At this time I can’t really see spending quite that much for my needs, not to say I wouldn’t be in the market later if my shooting amounts increase. As I know that Dillon makes some killer presses.


I’ll indeed start another thread if I get one as I’m getting more and more tempted. With case feeder, two shell plates and 12 bushings(these are kinda dumb expensive) I’m out the door with shipping at $250

As was previously warned above by aging student the bushings are $20 a pack of four for the lock ring replacement style.
 

ageingstudent

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That is indeed my mistake, I usually just consider those one unit as I run almost exclusively lee Dies and on press powder measures. Thank you for the clarification!



Funny you mention it, as I was looking at a few used Dillon SDB, but the exclusive dies and the amount of calibers I load for kinda killed that idea.

At this time I can’t really see spending quite that much for my needs, not to say I wouldn’t be in the market later if my shooting amounts increase. As I know that Dillon makes some killer presses.


I’ll indeed start another thread if I get one as I’m getting more and more tempted. With case feeder, two shell plates and 12 bushings(these are kinda dumb expensive) I’m out the door with shipping at $250

As was previously warned above by aging student the bushings are $20 a pack of four for the lock ring replacement style.
After many years of single stage and turret press loading I got the BLP because I wanted better production. I find that it works well for that. I like getting a finished round with each crank for sure; but a progressive press in general is just a needy critter. It's like having a two-year-old in the house. Things disappear at an alarming rate and the second you take your eyes off it it runs out in the street and causes a traffic jam. Usually it's because I forgot something it's almost never the press. For me at least, it's not quite as cathartic as a single stage; it's a little more frenetic like a busy Friday at work and coming home to a houseful of needy people. It's not that I hate it, it's a helpful tool, but I feel like it's a little too much like work to be the only press on the bench and used exclusively.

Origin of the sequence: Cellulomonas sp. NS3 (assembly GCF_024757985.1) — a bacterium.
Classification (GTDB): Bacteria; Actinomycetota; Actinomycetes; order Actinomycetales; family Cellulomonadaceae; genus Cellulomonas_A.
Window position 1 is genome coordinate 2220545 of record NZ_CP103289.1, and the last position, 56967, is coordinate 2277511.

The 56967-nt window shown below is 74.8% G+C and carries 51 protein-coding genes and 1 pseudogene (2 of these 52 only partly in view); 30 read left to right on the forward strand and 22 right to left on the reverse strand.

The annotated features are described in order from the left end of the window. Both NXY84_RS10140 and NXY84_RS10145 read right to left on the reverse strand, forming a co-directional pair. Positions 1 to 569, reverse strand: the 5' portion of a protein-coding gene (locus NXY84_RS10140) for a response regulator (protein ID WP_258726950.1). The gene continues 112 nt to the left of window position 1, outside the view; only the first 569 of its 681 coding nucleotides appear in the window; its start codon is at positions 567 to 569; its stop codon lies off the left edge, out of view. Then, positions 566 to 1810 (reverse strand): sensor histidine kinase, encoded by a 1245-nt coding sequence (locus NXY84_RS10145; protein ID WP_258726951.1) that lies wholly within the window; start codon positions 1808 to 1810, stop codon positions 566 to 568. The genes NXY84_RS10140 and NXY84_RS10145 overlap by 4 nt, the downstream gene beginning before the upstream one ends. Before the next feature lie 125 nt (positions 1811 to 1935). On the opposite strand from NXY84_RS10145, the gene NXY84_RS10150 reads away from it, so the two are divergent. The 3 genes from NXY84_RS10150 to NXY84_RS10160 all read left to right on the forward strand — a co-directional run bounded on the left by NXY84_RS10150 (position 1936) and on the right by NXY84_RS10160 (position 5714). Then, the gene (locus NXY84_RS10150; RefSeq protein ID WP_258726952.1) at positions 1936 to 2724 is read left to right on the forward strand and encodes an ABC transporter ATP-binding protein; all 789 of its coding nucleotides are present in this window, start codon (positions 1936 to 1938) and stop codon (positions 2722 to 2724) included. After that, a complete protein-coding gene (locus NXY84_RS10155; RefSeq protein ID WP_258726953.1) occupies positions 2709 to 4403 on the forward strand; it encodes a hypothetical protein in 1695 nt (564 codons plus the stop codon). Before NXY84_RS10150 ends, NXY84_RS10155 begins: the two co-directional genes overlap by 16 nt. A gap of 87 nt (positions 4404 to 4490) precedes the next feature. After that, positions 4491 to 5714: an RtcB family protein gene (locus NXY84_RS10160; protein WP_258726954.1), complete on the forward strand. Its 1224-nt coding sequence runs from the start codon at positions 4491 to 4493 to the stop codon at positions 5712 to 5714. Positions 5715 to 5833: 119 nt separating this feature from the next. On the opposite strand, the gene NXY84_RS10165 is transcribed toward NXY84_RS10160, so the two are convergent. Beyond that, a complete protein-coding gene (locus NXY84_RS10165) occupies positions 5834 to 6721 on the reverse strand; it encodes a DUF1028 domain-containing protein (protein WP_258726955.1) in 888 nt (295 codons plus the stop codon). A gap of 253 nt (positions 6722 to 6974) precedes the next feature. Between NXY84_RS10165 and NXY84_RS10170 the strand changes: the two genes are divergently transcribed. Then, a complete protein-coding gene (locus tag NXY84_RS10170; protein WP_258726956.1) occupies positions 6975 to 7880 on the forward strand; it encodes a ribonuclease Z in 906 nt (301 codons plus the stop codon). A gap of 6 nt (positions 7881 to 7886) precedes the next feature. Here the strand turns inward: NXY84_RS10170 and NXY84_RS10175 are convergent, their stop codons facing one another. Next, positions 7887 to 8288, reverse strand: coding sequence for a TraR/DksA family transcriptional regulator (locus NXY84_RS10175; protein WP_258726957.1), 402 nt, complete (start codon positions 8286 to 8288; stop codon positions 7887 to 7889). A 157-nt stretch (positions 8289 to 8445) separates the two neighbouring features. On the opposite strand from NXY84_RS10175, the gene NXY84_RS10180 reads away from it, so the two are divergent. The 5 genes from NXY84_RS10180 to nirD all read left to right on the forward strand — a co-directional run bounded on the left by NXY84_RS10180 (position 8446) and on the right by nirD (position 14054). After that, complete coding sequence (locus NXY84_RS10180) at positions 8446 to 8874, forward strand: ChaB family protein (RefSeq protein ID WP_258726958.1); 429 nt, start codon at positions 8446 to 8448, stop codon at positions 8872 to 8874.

That really has nothing to do with the BLP itself. It's just more about me wanting to fuss with details and do something the best I can while taking my time.
 
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I’ve been loading on the Lee classic cast turret for about a year now and I do like it. However for my pistol consumption it takes me entirely too long to load rounds (~50/hr)

so I’ve been thinking of upgrading to a progressive press and would like yalls thoughts on this particular press if anyone has one. Seems to be pretty reasonable cost wise.
I used the Lee Breechlock semi-progressive for about a year and liked it as well. I've had and used just about every press on the market over 20 years of reloading. For high-capacity reloading I probably liked my Dillon 650 the best. I built my own case feeder for it and used a Mr. Bullet feeder with rotating tube bullet feeder. Worst progressive press - Lee Loadmaster. Impossible to get repeatable reloads. All time favorite press - Lee Classic Turret press. Since I resize, deprime, clean, and hand re-prime before using the LCT press, it frees up two die holes. Insert case, Flare & powder drop with Lee drum powder measure, drop a bullet with Mr. Bullet Feeder & multi-tube, bullet seat, factory crimp. Pretty fast operation.

reloading_bench_small.jpg
 
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I was interested in the Breachlock Pro (Lee Pro 4000 as a kit $210) when it came out and followed many threads from those who bought it, here and on several other forums.
Most found the priming to be fiddly and Lee came out with some redesigned stuff to rectify this and other problems that cropped up.

A little history
My exposure to progressives started back with the RCBS Piggyback 5 station add-on/bolt on, on top of a Rock Chucker.
I felt like a beta tester as it had many flaws and when I contacted RCBS with problems it seemed to always be something I was doing, not the press :s0153:.
They did send replacements for the broken plastic parts though and eventually redesigned some stuff but you had to ask for them to find out/get them :(.
I have since acquired 2 more used Piggybacks, a new Pro 1000, and a new Loadmaster.

All have been mod'ed to operate similarly in that my left hand has ONLY one function during a cycle and my right hand never leaves the lever.
This was accomplished by adding a case feeder/bullet feeder, sometimes both.